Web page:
Thursday morning thoughts on Physical Growth

The summer after I turned eight, my family had just moved from Florida to Montana. I am half of African decent from my fathers side. I had my first period. Of course I had no idea what was happening, My mother would’ve never have thought I would have it that soon.  I thought I had maybe rubbed some skin raw, because I had felt chaffing before. Although before that, I had already developed breasts. I’m sure other kids in my grade thought I was held back… But I wasn’t. By this time I was already wearing bras and not the training bras. I had skipped those pretty much over night.  I was wearing supporting bras, without the wire as I didn’t need the wire yet.

This is part of my late night ramblings.

I got to thinking, why are African, Hispanic, Asian and “Middle Eastern” descendant people considered abnormal in the United States?  Why do we still call ourselves a melting pot. When a CHILD of African, Asian, Middle Eastern, or Hispanic descent are considered and adult based on their appearance rather than their mental age, I feel as though that is  a problem, That Can Be Addressed. No one is put out by being educated  for free. When a child is forced to mature mentally faster than other children based on their physical appearance, that causes problems in whatever society they live in. Every child should be able to experience a childhood, fully, disregarding their physical appearance. Without their physical maturity being an issue as to what they are doing at the time.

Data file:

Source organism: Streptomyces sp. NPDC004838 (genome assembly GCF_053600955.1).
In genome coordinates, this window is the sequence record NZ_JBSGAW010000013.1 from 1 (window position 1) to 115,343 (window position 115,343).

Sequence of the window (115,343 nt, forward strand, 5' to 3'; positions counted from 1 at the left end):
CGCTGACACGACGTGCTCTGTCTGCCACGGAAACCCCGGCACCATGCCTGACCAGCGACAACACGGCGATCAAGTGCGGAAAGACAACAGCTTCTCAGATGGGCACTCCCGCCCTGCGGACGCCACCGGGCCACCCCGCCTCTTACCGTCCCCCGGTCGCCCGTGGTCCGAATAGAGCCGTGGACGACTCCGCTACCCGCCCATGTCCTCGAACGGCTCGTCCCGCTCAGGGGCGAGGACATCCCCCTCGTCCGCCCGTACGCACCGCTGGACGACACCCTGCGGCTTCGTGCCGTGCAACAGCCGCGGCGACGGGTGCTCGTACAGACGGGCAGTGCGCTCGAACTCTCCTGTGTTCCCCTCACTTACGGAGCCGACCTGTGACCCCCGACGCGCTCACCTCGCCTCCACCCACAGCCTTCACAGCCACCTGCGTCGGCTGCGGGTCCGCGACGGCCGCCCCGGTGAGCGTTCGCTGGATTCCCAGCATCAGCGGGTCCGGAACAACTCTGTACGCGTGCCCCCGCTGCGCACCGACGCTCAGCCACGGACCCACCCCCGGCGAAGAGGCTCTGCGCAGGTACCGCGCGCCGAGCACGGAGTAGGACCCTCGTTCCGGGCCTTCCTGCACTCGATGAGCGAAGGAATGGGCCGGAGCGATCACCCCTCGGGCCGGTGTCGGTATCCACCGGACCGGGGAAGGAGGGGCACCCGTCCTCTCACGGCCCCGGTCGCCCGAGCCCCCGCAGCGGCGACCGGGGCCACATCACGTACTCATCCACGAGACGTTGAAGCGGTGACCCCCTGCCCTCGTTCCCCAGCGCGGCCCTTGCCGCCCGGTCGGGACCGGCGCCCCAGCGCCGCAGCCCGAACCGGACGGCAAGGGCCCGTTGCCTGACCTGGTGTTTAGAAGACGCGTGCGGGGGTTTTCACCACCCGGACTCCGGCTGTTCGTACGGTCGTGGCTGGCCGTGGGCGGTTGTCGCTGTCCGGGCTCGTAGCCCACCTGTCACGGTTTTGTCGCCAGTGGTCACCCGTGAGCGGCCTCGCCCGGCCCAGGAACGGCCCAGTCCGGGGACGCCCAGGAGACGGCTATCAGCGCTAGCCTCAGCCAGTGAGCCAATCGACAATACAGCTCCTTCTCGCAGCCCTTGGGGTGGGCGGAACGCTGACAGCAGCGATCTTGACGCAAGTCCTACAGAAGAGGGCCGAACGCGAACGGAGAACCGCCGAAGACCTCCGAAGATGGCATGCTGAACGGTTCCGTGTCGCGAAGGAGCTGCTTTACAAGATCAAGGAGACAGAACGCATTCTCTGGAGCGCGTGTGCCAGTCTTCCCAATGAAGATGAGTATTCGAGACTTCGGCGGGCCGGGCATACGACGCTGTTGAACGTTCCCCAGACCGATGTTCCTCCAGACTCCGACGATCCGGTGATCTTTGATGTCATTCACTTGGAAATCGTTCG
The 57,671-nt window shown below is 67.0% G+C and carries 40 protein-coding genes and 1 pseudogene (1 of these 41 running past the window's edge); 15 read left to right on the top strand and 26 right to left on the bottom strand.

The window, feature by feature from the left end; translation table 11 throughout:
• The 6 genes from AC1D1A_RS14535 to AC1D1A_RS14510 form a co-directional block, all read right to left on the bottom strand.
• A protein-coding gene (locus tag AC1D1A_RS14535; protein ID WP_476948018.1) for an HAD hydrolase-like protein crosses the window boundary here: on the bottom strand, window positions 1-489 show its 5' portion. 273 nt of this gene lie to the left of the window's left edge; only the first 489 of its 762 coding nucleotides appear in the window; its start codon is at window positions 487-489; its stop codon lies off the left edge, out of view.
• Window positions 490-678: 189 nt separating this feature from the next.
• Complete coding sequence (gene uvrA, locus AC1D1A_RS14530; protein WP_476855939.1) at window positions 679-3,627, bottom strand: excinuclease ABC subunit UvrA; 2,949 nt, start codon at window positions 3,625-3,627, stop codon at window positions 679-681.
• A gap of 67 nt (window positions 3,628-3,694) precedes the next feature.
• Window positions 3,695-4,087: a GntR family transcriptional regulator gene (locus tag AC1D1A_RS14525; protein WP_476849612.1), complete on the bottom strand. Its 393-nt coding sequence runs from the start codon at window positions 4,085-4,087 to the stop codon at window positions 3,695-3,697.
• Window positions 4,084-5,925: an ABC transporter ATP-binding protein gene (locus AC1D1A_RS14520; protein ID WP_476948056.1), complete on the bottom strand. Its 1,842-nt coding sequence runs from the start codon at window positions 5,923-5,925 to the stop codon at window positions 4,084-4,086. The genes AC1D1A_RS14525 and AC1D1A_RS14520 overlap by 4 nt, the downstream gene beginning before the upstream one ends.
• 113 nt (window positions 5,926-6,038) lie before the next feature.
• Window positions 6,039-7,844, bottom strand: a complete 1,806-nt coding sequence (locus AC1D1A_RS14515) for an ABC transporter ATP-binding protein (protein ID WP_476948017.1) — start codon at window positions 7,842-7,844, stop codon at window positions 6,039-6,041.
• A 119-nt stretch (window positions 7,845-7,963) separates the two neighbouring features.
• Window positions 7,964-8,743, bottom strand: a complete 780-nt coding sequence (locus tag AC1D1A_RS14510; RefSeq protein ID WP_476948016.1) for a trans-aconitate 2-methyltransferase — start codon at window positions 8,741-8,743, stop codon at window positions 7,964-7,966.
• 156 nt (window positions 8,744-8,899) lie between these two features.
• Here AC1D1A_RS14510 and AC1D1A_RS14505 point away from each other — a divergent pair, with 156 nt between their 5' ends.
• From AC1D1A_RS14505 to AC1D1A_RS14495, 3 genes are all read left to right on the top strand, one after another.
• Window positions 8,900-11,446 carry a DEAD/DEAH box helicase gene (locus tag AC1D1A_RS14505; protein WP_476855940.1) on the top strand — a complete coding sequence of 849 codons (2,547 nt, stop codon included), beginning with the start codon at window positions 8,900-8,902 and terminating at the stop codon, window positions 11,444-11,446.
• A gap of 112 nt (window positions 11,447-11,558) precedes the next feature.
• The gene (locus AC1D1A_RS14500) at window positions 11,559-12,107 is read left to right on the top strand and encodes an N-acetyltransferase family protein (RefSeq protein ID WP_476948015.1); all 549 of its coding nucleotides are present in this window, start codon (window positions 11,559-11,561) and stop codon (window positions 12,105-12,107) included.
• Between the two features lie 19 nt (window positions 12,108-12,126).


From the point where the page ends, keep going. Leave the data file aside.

I’ve noticed, with my experience, that people who mature physically faster than others of the same age group. That there is so much unwanted, unwarranted attention. None of us are trying to get married when we are twelve, none of us are trying to get treated as adults before our teens (at least not to my knowledge).

All I know is that these norms of how a human should grow should be based off of their family history, not by societal norms. I could’ve gone without knowing I was the only one (along with my best friend at the time) wearing a bra at the time. I could’ve gone with out that. I may have been even been more secure in my humanism at the time.

Who knows, I may have started a diary before now. Or a journal, just to be gender neutral.


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